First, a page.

Buy-to-let investors have been well rewarded over the years. They have benefited from rising residential property prices and increasing rental incomes as more people have struggled to get on the housing ladder, raising the demand from renters having to pay for somewhere to live.
With generally positive sentiment about the ongoing prospects for residential property, and with interest rates still at record low levels, many investors have been keen to take advantage by investing in buy-to-let properties.
These investors can see that they own a real tangible asset, rather than a number on a statement from an investment or insurance company, and can benefit from capital growth and, through rental payments, could achieve a consistent and regular income.
We could even see more people looking to buy property, using money accessed from their pensions through new freedoms, which were launched in April. However, there are significant drawbacks to this, as they’ll be moving from a tax efficient environment where they can achieve investment diversification and liquidity, to one where income and gains are taxed and diversification and liquidity are limited.
It should also be remembered that property prices can fall as well as rise and this could be more of a danger when interest rates start to rise and mortgage payments become that more expensive, although more properties are now owned outright rather than having mortgages attached to them.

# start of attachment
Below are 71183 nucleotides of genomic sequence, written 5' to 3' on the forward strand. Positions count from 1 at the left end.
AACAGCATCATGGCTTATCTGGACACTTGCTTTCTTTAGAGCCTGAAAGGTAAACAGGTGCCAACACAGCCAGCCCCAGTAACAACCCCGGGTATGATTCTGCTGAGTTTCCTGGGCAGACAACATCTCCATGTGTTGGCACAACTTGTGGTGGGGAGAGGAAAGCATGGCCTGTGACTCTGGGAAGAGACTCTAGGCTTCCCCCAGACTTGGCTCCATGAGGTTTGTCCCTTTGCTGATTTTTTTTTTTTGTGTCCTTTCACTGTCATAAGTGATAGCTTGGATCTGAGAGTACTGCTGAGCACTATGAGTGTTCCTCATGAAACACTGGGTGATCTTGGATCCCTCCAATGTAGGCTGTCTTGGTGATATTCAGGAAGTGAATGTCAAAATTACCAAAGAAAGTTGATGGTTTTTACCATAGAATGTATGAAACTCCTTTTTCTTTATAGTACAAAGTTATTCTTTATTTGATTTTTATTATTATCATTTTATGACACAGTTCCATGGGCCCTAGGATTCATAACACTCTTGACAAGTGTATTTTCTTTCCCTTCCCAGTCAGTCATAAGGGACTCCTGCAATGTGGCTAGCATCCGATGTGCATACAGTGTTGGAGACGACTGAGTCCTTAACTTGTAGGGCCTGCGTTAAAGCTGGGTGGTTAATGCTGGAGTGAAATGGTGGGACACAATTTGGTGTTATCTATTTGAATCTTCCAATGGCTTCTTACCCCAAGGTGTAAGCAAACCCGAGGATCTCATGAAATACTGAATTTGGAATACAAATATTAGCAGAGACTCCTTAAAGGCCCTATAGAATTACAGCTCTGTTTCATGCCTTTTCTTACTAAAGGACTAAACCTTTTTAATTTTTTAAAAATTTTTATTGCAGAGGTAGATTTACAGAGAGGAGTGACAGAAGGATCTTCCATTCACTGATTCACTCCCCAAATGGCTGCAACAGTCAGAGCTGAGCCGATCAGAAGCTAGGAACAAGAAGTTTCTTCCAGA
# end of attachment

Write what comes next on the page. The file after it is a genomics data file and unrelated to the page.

For buy-to-let investors there is also the risk of not being able to find tenants for prolonged periods or that the tenants in place might create unnecessary hassle, cost or inconvenience. It is difficult to get any real diversification if investing in residential property, as most people can only afford to buy a small number of properties, so they are unable to spread risks adequately. Property is also quite an illiquid asset meaning that investors might not be able to sell quickly at the price they want.
A further consideration is how the future tax regime might look. Landlords can currently offset the mortgage interest they pay on buy-to-let properties against the rental income they receive to reduce their tax liability. However, from April 2017 new rules will be introduced over a four year period, This will mean that tax will be applied to rent received rather than the rent after mortgage interest has been deducted. The Government will then provide a tax credit equivalent to basic rate income tax of 20% on the interest. The big losers will be higher and additional rate income tax payers who currently benefit from 40% or 45% tax relief on their mortgage interest, and basic rate taxpayers who are pushed into the higher rate tax bracket by the change.
Also from April 2016, landlords will lose the right to automatically claim 10% of the rent against wear-and-tear costs. They will only be able to deduct costs they actually incur.
Both of these measures will reduce the profitability of buy-to-let investments for many investors and, with landlords now being targeted, who knows what further tax changes might be around the corner.
Investing in buy-to-let property can still have a role to play for some people. However, investing in only residential property is a high risk strategy. Instead, where property is held, it should be alongside other assets such as shares, fixed interest and cash, ideally utilising tax efficient pension and ISA wrappers.
Investors must hold the right mix of assets to meet their objectives and so it is important that they take independent financial advice.